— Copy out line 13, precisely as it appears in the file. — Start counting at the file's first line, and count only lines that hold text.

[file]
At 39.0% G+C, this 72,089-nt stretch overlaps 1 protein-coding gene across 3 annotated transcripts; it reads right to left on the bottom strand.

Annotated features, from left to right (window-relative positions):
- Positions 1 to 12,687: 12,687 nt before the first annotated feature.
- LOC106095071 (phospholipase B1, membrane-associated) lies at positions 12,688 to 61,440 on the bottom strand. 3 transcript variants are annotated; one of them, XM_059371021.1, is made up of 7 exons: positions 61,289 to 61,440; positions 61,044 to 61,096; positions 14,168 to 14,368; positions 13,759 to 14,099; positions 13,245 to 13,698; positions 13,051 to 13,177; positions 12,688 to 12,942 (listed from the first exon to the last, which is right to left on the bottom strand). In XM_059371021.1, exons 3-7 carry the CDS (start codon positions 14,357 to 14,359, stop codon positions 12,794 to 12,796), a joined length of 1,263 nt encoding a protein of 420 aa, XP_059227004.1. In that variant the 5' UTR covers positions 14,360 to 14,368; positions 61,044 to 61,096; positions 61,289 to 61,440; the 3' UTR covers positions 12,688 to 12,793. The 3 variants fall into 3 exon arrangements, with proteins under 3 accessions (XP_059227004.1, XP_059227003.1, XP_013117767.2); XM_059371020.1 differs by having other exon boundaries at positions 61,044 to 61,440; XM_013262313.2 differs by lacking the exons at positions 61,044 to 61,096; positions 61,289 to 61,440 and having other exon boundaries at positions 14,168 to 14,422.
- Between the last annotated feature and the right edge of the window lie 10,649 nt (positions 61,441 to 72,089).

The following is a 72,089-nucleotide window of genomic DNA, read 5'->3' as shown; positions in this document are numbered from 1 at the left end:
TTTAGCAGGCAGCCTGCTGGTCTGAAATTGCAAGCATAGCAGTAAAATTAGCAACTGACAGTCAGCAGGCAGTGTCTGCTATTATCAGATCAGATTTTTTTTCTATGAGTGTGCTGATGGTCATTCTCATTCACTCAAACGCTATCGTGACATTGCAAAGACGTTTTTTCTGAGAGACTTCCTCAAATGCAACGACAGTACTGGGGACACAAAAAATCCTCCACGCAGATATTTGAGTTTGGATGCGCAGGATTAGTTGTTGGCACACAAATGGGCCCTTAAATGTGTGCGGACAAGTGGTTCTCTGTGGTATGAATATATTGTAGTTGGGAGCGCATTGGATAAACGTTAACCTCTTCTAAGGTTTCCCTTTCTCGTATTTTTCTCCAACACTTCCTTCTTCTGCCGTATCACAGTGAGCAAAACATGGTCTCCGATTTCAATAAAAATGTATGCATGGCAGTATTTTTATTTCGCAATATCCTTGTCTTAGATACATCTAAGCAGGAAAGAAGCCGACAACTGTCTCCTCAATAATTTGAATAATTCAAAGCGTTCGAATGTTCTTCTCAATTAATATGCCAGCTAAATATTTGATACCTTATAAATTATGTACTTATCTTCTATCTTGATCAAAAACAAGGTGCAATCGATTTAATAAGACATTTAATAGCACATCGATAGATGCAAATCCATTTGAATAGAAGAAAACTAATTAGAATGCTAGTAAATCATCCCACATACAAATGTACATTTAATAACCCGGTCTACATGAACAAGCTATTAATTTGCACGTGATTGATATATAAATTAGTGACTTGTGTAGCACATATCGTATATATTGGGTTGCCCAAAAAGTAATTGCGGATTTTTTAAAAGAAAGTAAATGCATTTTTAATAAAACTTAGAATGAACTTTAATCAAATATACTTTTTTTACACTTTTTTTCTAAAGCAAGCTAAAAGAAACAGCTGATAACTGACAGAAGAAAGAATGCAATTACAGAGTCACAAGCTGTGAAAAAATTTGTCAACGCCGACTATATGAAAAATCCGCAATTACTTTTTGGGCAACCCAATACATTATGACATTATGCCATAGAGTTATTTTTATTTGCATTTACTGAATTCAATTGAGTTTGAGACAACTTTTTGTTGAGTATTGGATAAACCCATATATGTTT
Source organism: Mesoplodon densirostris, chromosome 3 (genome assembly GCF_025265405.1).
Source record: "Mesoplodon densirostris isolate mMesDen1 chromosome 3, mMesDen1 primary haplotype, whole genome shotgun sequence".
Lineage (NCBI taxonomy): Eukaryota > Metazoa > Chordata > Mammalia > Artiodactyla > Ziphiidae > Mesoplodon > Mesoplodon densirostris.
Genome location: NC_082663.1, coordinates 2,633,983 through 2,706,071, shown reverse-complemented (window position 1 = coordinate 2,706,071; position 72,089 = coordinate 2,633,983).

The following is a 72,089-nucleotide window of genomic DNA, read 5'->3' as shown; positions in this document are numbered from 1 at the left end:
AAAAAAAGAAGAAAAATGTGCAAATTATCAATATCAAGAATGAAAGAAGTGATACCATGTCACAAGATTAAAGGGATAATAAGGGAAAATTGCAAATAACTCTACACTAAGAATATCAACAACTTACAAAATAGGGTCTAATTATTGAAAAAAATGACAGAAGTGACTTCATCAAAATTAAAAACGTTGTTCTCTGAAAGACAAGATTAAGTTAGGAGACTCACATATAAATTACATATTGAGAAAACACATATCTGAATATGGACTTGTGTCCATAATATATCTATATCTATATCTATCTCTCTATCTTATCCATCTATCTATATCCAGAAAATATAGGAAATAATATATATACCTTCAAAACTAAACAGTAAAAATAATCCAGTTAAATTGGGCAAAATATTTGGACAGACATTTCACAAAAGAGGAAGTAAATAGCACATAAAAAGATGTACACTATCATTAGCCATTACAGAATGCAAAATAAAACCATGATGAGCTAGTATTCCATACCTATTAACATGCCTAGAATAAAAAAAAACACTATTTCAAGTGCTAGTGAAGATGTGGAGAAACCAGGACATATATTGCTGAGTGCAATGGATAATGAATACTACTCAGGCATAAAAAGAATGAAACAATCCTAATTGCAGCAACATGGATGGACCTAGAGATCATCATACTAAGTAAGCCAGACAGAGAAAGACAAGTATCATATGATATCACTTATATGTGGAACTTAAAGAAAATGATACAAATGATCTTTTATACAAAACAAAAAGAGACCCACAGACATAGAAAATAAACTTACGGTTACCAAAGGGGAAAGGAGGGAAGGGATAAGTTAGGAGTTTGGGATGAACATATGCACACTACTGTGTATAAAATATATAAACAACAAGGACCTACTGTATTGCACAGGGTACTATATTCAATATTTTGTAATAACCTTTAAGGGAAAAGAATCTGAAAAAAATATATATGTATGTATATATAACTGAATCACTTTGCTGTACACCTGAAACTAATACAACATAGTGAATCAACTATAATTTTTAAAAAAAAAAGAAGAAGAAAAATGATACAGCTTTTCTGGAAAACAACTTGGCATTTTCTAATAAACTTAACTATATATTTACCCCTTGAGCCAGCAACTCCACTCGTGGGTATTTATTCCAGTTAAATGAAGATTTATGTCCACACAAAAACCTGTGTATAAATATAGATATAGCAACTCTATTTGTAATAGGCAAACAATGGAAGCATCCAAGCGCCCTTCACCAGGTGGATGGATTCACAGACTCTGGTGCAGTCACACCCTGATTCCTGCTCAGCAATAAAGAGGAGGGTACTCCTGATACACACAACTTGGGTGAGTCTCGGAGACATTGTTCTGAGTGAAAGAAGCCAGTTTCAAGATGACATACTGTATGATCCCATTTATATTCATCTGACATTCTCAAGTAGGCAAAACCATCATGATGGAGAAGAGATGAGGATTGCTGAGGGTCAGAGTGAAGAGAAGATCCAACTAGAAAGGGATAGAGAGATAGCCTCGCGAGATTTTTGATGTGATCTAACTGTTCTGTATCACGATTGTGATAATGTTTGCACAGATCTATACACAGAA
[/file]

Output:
AAAAAAAGAAGAAAAATGTGCAAATTATCAATATCAAGAATGAAAGAAGTGATACCATGTCACAAGATTAAAGGGATAATAAGGGAAAATTGCAAATAACTCTACACTAAGAATATCAACAACTTACAAAATAGGGTCTAATTATTGAAAAAAATGACAGAAGTGACTTCATCAAAATTAAAAACGTTGTTCTCTGAAAGACAAGATTAAGTTAGGAGACTCACATATAAATTACATATTGAGAAAACACATATCTGAATATGGACTTGTGTCCATAATATATCTATATCTATATCTATCTCTCTATCTTATCCATCTATCTATATCCAGAAAATATAGGAAATAATATATATACCTTCAAAACTAAACAGTAAAAATAATCCAGTTAAATTGGGCAAAATATTTGGACAGACATTTCACAAAAGAGGAAGTAAATAGCACATAAAAAGATGTACACTATCATTAGCCATTACAGAATGCAAAATAAAACCATGATGAGCTAGTATTCCATACCTATTAACATGCCTAGAATAAAAAAAAACACTATTTCAAGTGCTAGTGAAGATGTGGAGAAACCAGGACATATATTGCTGAGTGCAATGGATAATGAATACTACTCAGGCATAAAAAGAATGAAACAATCCTAATTGCAGCAACATGGATGGACCTAGAGATCATCATACTAAGTAAGCCAGACAGAGAAAGACAAGTATCATATGATATCACTTATATGTGGAACTTAAAGAAAATGATACAAATGATCTTTTATACAAAACAAAAAGAGACCCACAGACATAGAAAATAAACTTACGGTTACCAAAGGGGAAAGGAGGGAAGGGATAAGTTAGGAGTTTGGGATGAACATATGCACACTACTGTGTATAAAATATATAAACAACAAGGACCTACTGTATTGCACAGGGTACTATATTCAATATTTTGTAATAACCTTTAAGGGAAAAGAATCTGAAAAAAATATATATGTATGTATATATAACTGAATCACTTTGCTGTACACCTGAAACTAATACAACATAGTGAATCAACTATAATTTTTAAAAAAAAAAGAAGAAGAAAAATGATACAGCTTTTCTGGAAAACAACTTGGCATTTTCTAATAAACTTAACTATATATTTACCCCTTGAGCCAGCAACTCCACTCGTGGGTATTTATTCCAGTTAAATGAAGATTTATGTCCACACAAAAACCTGTGTATAAATATAGATATAGCAACTCTATTTGTAATAGGCAAACAATGGAAGCATCCAAGCGCCCTTCACCAGGTGGATGGATTCACAGACTCTGGTGCAGTCACACCCTGATTCCTGCTCAGCAATAAAGAGGAGGGTACTCCTGATACACACAACTTGGGTGAGTCTCGGAGACATTGTTCTGAGTGAAAGAAGCCAGTTTCAAGATGACATACTGTATGATCCCATTTATATTCATCTGACATTCTCAAGTAGGCAAAACCATCATGATGGAGAAGAGATGAGGATTGCTGAGGGTCAGAGTGAAGAGAAGATCCAACTAGAAAGGGATAGAGAGATAGCCTCGCGAGATTTTTGATGTGATCTAACTGTTCTGTATCACGATTGTGATAATGTTTGCACAGATCTATACACAGAA